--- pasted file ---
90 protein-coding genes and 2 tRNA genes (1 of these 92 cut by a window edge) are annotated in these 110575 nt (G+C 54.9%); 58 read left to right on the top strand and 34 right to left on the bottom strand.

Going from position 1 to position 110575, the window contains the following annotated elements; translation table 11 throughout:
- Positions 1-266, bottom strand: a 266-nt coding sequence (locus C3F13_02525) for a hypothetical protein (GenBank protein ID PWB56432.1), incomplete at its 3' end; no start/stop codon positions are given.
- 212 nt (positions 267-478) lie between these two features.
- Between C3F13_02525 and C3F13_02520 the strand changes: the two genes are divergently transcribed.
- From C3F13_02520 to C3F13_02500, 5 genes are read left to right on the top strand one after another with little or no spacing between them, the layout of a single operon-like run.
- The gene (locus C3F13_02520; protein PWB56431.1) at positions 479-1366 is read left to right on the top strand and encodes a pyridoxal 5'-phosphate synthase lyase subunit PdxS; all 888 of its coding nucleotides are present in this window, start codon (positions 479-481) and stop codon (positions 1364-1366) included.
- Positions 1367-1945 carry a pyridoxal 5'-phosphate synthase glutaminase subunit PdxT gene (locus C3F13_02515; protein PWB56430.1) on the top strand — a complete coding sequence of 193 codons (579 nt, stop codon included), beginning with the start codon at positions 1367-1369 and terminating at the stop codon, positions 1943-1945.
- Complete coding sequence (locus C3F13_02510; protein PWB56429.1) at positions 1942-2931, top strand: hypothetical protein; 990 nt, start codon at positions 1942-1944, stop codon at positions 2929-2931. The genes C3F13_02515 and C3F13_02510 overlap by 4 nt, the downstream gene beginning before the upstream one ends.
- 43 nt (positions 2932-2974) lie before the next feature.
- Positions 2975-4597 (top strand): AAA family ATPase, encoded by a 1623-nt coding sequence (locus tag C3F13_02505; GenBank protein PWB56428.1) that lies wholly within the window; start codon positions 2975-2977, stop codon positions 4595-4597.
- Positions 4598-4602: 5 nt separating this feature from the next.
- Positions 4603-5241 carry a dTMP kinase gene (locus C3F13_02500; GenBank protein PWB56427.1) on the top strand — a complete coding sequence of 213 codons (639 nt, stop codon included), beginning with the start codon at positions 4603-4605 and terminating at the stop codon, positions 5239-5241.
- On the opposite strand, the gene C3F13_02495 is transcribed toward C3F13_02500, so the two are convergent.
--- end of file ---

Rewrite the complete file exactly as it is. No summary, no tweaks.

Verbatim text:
90 protein-coding genes and 2 tRNA genes (1 of these 92 cut by a window edge) are annotated in these 110575 nt (G+C 54.9%); 58 read left to right on the top strand and 34 right to left on the bottom strand.

Going from position 1 to position 110575, the window contains the following annotated elements; translation table 11 throughout:
- Positions 1-266, bottom strand: a 266-nt coding sequence (locus C3F13_02525) for a hypothetical protein (GenBank protein ID PWB56432.1), incomplete at its 3' end; no start/stop codon positions are given.
- 212 nt (positions 267-478) lie between these two features.
- Between C3F13_02525 and C3F13_02520 the strand changes: the two genes are divergently transcribed.
- From C3F13_02520 to C3F13_02500, 5 genes are read left to right on the top strand one after another with little or no spacing between them, the layout of a single operon-like run.
- The gene (locus C3F13_02520; protein PWB56431.1) at positions 479-1366 is read left to right on the top strand and encodes a pyridoxal 5'-phosphate synthase lyase subunit PdxS; all 888 of its coding nucleotides are present in this window, start codon (positions 479-481) and stop codon (positions 1364-1366) included.
- Positions 1367-1945 carry a pyridoxal 5'-phosphate synthase glutaminase subunit PdxT gene (locus C3F13_02515; protein PWB56430.1) on the top strand — a complete coding sequence of 193 codons (579 nt, stop codon included), beginning with the start codon at positions 1367-1369 and terminating at the stop codon, positions 1943-1945.
- Complete coding sequence (locus C3F13_02510; protein PWB56429.1) at positions 1942-2931, top strand: hypothetical protein; 990 nt, start codon at positions 1942-1944, stop codon at positions 2929-2931. The genes C3F13_02515 and C3F13_02510 overlap by 4 nt, the downstream gene beginning before the upstream one ends.
- 43 nt (positions 2932-2974) lie before the next feature.
- Positions 2975-4597 (top strand): AAA family ATPase, encoded by a 1623-nt coding sequence (locus tag C3F13_02505; GenBank protein PWB56428.1) that lies wholly within the window; start codon positions 2975-2977, stop codon positions 4595-4597.
- Positions 4598-4602: 5 nt separating this feature from the next.
- Positions 4603-5241 carry a dTMP kinase gene (locus C3F13_02500; GenBank protein PWB56427.1) on the top strand — a complete coding sequence of 213 codons (639 nt, stop codon included), beginning with the start codon at positions 4603-4605 and terminating at the stop codon, positions 5239-5241.
- On the opposite strand, the gene C3F13_02495 is transcribed toward C3F13_02500, so the two are convergent.